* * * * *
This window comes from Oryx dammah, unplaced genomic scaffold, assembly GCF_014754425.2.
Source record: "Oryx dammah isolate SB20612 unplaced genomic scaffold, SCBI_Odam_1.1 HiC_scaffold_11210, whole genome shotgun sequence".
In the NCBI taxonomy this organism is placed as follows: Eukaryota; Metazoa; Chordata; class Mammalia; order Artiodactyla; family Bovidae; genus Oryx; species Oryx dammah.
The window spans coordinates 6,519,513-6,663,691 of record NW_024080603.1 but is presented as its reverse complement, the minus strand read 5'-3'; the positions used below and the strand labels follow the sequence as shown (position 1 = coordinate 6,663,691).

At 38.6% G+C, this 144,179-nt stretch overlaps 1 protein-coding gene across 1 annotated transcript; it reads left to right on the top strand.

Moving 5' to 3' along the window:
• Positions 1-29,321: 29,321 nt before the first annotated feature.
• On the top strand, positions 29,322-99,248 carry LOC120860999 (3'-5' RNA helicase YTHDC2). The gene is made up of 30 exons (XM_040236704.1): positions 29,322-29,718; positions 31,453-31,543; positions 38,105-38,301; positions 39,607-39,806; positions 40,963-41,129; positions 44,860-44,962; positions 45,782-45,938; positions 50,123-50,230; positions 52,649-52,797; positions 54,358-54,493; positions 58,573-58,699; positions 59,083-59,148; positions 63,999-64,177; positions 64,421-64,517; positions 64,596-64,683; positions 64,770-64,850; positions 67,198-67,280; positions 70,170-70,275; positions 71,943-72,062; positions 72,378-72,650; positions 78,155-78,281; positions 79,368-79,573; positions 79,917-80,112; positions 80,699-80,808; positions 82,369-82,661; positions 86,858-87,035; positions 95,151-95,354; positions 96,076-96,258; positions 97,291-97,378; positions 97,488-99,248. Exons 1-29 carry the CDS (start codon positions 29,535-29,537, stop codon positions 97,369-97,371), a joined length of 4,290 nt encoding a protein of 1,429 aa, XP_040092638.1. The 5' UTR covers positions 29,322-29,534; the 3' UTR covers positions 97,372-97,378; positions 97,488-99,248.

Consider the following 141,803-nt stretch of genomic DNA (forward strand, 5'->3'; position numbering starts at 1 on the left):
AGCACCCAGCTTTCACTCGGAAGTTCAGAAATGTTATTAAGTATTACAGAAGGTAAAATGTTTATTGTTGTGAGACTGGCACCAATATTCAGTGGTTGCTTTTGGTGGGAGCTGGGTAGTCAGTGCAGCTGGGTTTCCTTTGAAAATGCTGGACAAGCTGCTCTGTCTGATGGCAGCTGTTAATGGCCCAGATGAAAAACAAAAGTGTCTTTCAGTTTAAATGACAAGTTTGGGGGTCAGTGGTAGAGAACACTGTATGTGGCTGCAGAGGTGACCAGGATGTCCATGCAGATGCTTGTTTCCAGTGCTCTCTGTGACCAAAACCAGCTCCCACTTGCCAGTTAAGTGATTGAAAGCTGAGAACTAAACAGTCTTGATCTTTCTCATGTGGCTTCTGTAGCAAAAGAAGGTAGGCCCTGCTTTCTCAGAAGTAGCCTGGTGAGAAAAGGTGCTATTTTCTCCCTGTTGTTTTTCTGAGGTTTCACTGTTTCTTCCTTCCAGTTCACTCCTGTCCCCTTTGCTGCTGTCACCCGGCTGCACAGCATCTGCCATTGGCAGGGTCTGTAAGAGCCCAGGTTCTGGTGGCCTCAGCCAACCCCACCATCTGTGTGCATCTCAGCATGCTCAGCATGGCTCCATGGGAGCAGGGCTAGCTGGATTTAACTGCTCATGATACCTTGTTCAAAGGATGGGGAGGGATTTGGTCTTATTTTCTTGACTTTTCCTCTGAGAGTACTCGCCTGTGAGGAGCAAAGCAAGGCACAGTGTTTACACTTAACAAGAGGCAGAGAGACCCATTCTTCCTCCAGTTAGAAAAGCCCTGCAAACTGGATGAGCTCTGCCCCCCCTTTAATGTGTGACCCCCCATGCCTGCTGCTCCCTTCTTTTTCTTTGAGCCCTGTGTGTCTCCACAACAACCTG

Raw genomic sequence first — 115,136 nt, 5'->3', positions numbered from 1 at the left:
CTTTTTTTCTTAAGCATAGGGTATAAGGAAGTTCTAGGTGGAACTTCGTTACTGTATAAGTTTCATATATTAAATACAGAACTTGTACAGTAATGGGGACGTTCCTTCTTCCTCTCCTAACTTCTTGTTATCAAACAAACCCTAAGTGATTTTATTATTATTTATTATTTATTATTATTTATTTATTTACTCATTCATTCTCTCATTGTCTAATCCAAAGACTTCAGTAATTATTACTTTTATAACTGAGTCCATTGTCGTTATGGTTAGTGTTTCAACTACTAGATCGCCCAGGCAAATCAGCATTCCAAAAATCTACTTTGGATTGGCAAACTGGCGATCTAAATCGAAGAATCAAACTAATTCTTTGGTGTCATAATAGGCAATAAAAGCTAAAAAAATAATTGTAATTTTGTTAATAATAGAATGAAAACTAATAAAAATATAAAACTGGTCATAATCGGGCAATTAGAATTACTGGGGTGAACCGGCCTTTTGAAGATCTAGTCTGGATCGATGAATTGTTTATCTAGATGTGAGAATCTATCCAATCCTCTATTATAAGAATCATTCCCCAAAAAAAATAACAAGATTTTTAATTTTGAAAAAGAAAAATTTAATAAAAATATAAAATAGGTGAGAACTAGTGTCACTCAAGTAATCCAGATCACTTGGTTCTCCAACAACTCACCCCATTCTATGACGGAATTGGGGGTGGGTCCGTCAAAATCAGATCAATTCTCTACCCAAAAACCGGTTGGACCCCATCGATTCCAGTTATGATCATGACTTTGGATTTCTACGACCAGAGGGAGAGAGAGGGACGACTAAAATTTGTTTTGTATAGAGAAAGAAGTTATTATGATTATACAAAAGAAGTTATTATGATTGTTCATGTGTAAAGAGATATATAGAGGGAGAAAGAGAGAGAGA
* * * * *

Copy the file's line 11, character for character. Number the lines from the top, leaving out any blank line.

Raw genomic sequence first — 115,136 nt, 5'->3', positions numbered from 1 at the left: